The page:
“Intellectual Authors” of Guatemalan Forced Disappearances Convicted.
Guatemala City—On September 20, a Guatemalan tribunal convicted the former director of the National Police of Guatemala, retired Col. Héctor Bol de la Cruz, and his subordinate Jorge Alberto Gómez López for the 1984 disappearance of student and labor leader Edgar Fernando García.
The verdict broke new ground in the case of Fernando García’s abduction and presumed murder, by condemning senior police officials for their role in ordering, overseeing, and then concealing the crime. The trial also gave the prosecution the opportunity to introduce eyewitness testimony from a fellow senior police officer indicating that after his capture, Edgar Fernando García was turned over to members of Guatemalan army intelligence. The revelation prompted the court to order the investigation to continue.
The case was presided over by Judges Yassmín Barrios, Pablo Xitumul, and Patricia Bustamante – the same panel of jurists who heard the landmark genocide case against former dictator Efraín Ríos Montt last May. Theirs is the second ruling in the case; the first, on October 28, 2010, found two former police agents – Héctor Roderico Ramírez Ríos and Abraham Lancerio Gómez – guilty of the same crime. In both trials, the prosecution drew on a mix of experts and witnesses to illustrate how the government of Gen. Oscar Mejía Víctores used systematic forced disappearance to kidnap, torture, and kill Guatemalans perceived to be enemies of the state.
Edgar Fernando García was a 27-year-old engineering student at the National University of San Carlos (USAC), employee and union leader at the Central American Glass Industry (CAVISA), and member of the outlawed Guatemalan Labor Party (PGT) when he was seized on February 18, 1984, by Ramírez Ríos, Lancerio Gómez, and two other policemen indicted in the case who remain fugitives.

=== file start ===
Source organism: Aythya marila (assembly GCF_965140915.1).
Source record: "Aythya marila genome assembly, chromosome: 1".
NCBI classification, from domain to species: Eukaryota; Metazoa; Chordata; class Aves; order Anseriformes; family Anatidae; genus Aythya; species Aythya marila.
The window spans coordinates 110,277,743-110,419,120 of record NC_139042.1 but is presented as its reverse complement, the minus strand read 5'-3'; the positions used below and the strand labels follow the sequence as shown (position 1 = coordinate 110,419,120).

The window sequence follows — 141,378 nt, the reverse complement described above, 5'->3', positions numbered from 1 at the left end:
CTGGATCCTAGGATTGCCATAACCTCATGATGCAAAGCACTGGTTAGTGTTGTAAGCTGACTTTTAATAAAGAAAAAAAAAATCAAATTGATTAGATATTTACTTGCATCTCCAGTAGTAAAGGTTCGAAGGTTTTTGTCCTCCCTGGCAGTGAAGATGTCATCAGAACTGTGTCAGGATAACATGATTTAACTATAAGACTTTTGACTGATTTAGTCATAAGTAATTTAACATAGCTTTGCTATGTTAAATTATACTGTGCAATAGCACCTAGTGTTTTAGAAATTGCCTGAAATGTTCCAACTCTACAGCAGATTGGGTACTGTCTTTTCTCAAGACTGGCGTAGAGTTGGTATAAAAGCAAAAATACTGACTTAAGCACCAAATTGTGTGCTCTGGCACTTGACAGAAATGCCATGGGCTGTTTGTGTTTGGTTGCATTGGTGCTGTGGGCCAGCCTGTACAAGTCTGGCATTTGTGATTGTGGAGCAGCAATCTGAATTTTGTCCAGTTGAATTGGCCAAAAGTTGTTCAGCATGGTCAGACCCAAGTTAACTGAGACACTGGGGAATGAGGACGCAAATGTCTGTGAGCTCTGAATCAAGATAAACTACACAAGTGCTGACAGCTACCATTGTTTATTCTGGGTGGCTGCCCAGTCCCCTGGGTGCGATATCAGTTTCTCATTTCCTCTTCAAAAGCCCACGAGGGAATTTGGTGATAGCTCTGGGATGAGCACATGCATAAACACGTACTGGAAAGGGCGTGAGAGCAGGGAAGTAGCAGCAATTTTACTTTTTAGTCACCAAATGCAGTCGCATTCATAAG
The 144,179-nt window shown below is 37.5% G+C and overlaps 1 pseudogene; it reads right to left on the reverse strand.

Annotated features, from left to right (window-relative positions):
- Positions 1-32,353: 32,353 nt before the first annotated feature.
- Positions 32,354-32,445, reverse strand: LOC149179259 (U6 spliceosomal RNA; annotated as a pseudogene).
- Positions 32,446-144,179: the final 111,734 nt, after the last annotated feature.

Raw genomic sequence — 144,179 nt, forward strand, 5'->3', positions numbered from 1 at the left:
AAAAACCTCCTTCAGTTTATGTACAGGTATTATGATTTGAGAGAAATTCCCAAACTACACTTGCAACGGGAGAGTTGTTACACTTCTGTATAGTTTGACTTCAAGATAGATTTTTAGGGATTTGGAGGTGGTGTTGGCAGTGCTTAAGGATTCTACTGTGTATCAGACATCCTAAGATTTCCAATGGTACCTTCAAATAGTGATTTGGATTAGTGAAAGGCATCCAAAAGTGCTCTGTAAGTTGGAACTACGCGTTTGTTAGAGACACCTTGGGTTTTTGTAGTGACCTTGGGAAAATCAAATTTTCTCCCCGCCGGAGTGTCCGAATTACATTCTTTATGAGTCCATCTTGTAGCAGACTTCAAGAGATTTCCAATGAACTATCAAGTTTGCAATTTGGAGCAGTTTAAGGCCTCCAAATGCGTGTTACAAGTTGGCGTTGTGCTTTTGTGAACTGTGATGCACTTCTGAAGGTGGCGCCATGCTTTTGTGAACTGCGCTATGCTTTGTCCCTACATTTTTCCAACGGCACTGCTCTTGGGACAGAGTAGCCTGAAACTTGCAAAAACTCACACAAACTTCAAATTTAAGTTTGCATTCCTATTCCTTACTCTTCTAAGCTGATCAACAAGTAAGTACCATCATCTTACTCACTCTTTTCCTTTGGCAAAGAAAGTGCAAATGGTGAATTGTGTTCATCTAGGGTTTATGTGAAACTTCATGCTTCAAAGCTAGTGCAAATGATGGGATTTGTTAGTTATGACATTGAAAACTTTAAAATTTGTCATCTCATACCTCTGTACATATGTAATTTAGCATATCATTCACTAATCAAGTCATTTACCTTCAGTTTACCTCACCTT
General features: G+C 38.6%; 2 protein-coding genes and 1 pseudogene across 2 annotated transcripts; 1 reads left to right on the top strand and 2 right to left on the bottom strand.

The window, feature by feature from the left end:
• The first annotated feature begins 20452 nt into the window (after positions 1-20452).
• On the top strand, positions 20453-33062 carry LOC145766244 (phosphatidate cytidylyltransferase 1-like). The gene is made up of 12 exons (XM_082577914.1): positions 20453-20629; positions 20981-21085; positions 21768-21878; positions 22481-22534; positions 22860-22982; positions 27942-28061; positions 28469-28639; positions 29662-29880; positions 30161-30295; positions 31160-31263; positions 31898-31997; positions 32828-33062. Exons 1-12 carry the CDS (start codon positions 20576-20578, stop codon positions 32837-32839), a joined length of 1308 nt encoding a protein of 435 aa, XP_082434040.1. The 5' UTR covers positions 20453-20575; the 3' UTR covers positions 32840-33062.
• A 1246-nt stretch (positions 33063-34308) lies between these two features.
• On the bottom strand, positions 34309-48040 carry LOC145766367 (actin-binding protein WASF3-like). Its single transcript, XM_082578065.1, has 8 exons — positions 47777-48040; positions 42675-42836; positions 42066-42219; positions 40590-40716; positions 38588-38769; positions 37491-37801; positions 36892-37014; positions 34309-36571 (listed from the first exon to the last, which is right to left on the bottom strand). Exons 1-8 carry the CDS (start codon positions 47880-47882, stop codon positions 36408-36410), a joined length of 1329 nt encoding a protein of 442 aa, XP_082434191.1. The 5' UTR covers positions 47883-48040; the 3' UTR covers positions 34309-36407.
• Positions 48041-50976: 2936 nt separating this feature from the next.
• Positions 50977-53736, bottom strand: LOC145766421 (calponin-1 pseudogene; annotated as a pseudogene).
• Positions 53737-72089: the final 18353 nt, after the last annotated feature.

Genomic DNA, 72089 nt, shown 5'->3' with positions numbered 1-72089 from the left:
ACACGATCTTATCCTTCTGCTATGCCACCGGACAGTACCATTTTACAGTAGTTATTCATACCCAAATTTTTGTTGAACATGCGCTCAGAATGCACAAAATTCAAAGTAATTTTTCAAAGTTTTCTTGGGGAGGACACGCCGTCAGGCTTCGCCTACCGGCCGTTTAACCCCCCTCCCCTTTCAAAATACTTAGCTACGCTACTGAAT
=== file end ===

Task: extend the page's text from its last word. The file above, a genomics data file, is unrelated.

According to eyewitnesses and documents from the Historical Archive of the National Police, García was in the company of fellow PGT member Danilo Chinchilla when the two were accosted outside a market in Zone 11 of Guatemala City by agents of the Fourth Corps of the police. The men tried to flee but were captured, as a crowd of onlookers gathered. Chinchilla, shot in his left leg, saw García pushed into a van by the agents and driven away. He was never seen again by friends or family.
I testified as an expert witness in the case, presenting declassified U.S documents from the National Security Archive’s Guatemala Project. Stay tuned for an Electronic Briefing Book with many of the most important documents and a fuller description of the trial.
The judges found both defendants guilty as “intellectual authors” of the crime of forced disappearance of Fernando García and sentenced them to 40 years in prison. In her summary of the sentence, Judge Yassmín Barrios, the president of the “High Risk” Tribunal A, called on all Guatemalans to absorb the lessons of this and other human rights trials taking place in the country.
“Guatemalans want to live in peace as a society,” declared Barrios. “This is our obligation now – to live in peace, to tolerate difference, and not to try and simply eliminate those who think in a distinct manner from us.” The judge declared the damage caused by Fernando García disappearance “irreparable,” and evoked the anguish of his family, “living day after day waiting for someone who possibly no longer exists. Waiting for a response that never comes.
“Guatemala should never have to experience that era of darkness again!”